What is “Stock Android”?
We all know that there are different versions of the Android operating system. From time to time, your mobile phone will even request that you upgrade your Android OS to a newer version so that you can have the latest features available for your smartphone.
However, most Android users don’t know that they can also choose different Android “flavors” to run on their devices. You see, since Android is an open-source OS, various third parties can modify it to their liking. This is where stock Android, Android Go, and Android One come into play.
In case you aren’t familiar with these terms, this article will help you learn more about them.
Different Android Flavors
Google has published their code for anyone to develop their own version of the Android operating system. That’s the gist of an open-source operating system, or any open-source software for that matter.
So, what are these “flavors” as we call them? In essence, these types of Android OS simply have different skins as in different user interfaces. Also, some of them have additional features that aren’t found in other versions, which is why you should know a thing or two about each one of them.
Let’s start with the stock Android.
Understanding Stock Android
Stock Android is the first type that we will be explaining today. Stock means exactly what it means in everything else, which is original or unmodified. If you have a stock car, it means the exact car that came out of the factory – you haven’t modified it in any appreciable way. NASCAR, for example, uses heavily modified versions of stock cars.
This type of Android has one serious advantage over all others, and that would be fast updates.
Smartphones that are running stock Android usually get upgraded to the latest version of the Android OS first. Other mobile phones that run modified Android, such as Samsung or Verizon for example, have to wait for a certain amount of time before they can upgrade their system.
That’s just the way it is. If you think about it, it should be pretty. After Google releases a new update to the stock Android, other companies or third parties will have to update their versions of Android based on what Google has done.
In addition, stock Android doesn’t make you install a range of apps like your carrier or phone manufacturer, which only eats up storage space.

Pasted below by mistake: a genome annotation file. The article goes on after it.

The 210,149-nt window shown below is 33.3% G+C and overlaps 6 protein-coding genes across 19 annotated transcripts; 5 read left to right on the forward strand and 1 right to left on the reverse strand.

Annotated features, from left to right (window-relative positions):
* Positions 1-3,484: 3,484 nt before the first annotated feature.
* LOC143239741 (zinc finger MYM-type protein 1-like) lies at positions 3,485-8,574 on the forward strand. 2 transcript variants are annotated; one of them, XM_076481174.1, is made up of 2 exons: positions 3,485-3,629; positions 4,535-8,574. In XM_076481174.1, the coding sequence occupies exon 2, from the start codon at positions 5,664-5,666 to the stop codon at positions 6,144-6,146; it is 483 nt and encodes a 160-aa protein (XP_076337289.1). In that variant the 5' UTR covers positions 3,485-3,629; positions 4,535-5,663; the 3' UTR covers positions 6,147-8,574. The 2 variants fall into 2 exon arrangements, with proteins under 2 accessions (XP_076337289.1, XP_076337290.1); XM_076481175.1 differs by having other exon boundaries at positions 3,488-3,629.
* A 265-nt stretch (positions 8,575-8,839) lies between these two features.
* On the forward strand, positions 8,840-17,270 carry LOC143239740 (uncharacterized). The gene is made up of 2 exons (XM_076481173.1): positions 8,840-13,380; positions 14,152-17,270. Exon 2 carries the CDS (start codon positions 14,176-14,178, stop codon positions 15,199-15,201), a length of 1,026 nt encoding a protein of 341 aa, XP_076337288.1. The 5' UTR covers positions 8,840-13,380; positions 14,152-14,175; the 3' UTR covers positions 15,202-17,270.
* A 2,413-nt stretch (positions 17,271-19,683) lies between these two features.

Google’s most popular stock Android mobile phones include Pixel, Pixel 2, Pixel 3, and Nexus devices. If you have other devices, it’s possible for you to get something like a stock Android experience. That’s beyond the scope of this article, but we’ll cover some of it.
Understanding Android Go
In case you haven’t heard of Android Go, maybe you are more familiar with its alias Android Oreo.
This type of Android is specifically designed for entry-level smartphones. By “entry-level” we mean older smartphones that aren’t quite as powerful as their successors.
So, the operating system is based on the Android Oreo but optimized to run on mobile phones that have 512MB to 1GB of RAM.
That alone makes Android Go an excellent choice for smartphones that are low in storage. Aside from that, this type of Android is known for opening apps faster than the other types.
Android Go comes with nine preinstalled apps, which include the following:
- Files Go
- Google Play Store
- Gmail Go
- Google Maps Go
- YouTube Go
- Google Assistant Go
- Google Go
These apps are so modified to use minimum resources while still performing their usual functions.
Although these apps run faster and take up less memory, they don’t have all of the features built into the full versions. The main structure and user interface are still there.
Some of the smartphones that run this type of Android include Nokia 1 and Alcatel 1X.
Understanding Android One
Android One is essentially stock Android, offering you the purest version of the Android OS.
In the beginning, Android One was specifically made for low-end smartphones. Over the years, this Android OS has evolved and now it even covers some of the mid-range devices.
Android One doesn’t come with any preinstalled apps, skins, additional services, or duplicate apps that manufacturers usually put on their cells phones before they’re sold.
Some of the smartphones that run Android One include but are not limited to HTC U11 Life, Nokia 6.1, and Nokia 7 Plus.
Pick Your Flavor
Now that you are familiar with these types of customizable Android, you can choose the one that suits you best. Each one of them comes with different features and capabilities for different mobile phones.